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Gil Brandt: Dallas Cowboys Good Enough To Win NFC East

Sure, we are just in the first week of OTAs, but that is no reason to cut back on the unbridled optimism, is it? Cowboys legend Gil Brandt thinks Dallas can win their division, and gives ten reasons.


It's been a while. But it is time to sit back, put out feet up, and pour ourselves a nice, frosty, Dallas Cowboys blue glass of Kool Aid.

Gil Brandt, who helped create the Dallas Cowboys, and who now writes for, has come up with ten reasons why the Cowboys will win the NFC East. That kind of stuff is just music to my ears. And since the OTAs are closed to the media for the rest of the week, it is time to look forward.

But, before we get those unhatched barnyard fowl totaled up, let's take a look at his reasoning. It is the offseason, that time when caution is flung to the wind, every rookie and most of the returning vets look like locks for the Hall of Fame, and we cannot imagine anything going wrong this season. Well, some of us have been known to get that way, (cough) me (cough), and in the interest of not building up your hopes too far, I want to examine the case he presents and perhaps play a little Devil's advocate at times. I think he has some good points, but maybe not all his ideas are that accurate.

The basic concept is that the Cowboys have improved enough to take the division, which would of course get them into the playoffs after a three year absence. Here are the specific talking points Brandt came up with.

1) Better defensive coaching

OK. I am not going to be able to argue with this, either for the basic point or putting this at the top of the list. I am so on board with this, I ought to be steering the ship. No, I have zero feelings of concern about this assertion.

However, I do have a little twinge of worry about my own attitude here. I remember a couple of years ago, when I had high hopes for another defensive coordinator hire. And we all know how things worked out with Rob Ryan.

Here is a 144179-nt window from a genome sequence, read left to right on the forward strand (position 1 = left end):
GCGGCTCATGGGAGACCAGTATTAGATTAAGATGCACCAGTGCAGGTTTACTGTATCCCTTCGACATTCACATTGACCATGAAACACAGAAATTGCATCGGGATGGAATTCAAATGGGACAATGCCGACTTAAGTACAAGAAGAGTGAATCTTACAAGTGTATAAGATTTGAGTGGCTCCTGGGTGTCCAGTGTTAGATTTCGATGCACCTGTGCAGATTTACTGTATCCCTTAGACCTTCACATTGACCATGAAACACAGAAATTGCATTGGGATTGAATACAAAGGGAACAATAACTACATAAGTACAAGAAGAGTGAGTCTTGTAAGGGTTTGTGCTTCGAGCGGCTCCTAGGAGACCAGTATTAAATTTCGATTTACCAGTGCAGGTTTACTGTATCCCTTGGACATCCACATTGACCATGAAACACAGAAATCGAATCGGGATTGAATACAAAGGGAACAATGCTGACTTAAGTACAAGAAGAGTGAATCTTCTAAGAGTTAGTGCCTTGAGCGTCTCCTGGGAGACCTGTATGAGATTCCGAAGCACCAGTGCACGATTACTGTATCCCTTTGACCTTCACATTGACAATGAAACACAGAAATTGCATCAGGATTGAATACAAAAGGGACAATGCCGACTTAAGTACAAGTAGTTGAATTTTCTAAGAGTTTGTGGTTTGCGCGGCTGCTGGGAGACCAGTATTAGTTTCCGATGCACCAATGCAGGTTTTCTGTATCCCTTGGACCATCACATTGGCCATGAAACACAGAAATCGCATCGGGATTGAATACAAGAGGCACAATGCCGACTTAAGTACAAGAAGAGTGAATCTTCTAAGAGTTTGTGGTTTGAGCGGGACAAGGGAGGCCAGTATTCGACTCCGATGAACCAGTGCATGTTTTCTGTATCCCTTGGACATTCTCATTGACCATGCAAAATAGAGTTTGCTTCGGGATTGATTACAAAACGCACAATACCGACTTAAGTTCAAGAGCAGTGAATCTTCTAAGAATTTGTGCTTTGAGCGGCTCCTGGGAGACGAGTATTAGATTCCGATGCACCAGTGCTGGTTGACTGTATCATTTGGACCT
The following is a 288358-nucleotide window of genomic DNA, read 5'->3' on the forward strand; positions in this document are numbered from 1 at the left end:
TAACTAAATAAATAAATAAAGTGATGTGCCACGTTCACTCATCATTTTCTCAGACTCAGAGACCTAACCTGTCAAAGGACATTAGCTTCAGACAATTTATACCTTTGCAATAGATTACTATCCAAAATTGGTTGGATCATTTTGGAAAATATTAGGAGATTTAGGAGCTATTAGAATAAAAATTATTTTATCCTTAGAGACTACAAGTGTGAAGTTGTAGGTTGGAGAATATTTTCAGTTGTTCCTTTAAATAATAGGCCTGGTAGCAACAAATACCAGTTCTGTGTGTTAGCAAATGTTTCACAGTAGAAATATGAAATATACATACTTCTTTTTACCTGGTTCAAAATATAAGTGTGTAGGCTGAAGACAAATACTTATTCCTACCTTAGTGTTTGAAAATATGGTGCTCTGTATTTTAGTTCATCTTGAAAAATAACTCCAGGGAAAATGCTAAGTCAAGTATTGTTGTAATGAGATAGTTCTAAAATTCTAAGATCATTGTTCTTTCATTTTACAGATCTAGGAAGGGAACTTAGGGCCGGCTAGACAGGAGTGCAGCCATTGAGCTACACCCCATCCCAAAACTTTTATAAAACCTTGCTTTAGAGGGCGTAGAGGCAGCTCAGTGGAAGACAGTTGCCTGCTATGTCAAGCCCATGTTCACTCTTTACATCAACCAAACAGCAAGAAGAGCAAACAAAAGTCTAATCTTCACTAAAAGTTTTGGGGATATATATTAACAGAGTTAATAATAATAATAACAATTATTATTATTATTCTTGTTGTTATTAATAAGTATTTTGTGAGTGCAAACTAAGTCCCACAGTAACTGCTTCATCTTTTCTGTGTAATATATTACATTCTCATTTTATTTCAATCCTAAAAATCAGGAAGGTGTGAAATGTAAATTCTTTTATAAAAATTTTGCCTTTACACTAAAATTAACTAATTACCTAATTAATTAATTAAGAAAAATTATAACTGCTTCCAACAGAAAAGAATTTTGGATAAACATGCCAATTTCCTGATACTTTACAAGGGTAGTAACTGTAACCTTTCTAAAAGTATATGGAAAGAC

Having made that confession, I do have some reasons for thinking this is different. When Rob was hired, I didn't know anything about him, since I tend to focus so much on the Cowboys that my knowledge of other coaches and teams is a bit sketchy. And upon finding out that he was Buddy's son and Rex's twin, I did feel a bit queasy. But I pushed that aside and convinced myself that he was innovative and just what the Cowboys needed to get the edge back in their 3-4 defense.

So am I making the same mistake here? I don't think so. For one, I, and maybe one or two other people, convinced ourselves that Rob could succeed despite not having the most stellar record elsewhere. But Monte Kiffin and Rod Marinelli have outstanding records as NFL defensive coaches. The only blemish for Kiffin is his rough time at USC, and I think his near legendary status as the architect of the Tampa 2 far outweighs that. Marinelli of course had a bad experience as a head coach, but his coordinator credentials are excellent. And I have become convinced that this is a coach's league, where the relative level of talent is less important than what the staff does with the talent they have. And even the Dallas area skeptics, who are the Bugatti Veyrons of sports naysayers, are impressed with Monte and how he has attacked his job. An article in the Dallas Morning News (not by one of the more egregious "Dallas sucks" guys, to be clear) outlines some additional reasons why this could work out very well. I think this is going to be a move that all Dallas fans will come to love in the next few seasons.

2) More help for Tony Romo, part I

The contention is that adding Gavin Escobar and Terrance Williams will give Romo more targets, and teams will no longer be able to largely shut down the passing game by accounting for Dez Bryant, Jason Witten and Miles Austin (when all three are healthy). This is a good thought, if Escobar and Williams are what the team thinks they are. That remains to be seen, of course. Williams is still having a little issue with his hands out there - but there is a bit of a fallback developing. Bryan Broaddus thinks Dwayne Harris is going to be a serious contender to be the third wide receiver.

I honestly believe that Harris along with Bryant has made the biggest jump as a receiver in the terms of route running and catching the ball. We all have seen what he does in the open field with the ball in his hands on punt returns and the feel he has for reading blocks plus pound for pound he is the best blocking receiver they have on this squad. I do not see Harris' height as a limitation to him because I feel like he turns that into a strength for him.

I feel the more the merrier. As long as the team can find some reliable targets to add to the offense, it should only help. But this is not a done deal. We have to see how the draftees pan out, and how the other candidates, like James Hanna, Cole Beasley, and Danny Coale, come along. If several of the options pan out this will be good. If.

3) More help for Tony Romo, part II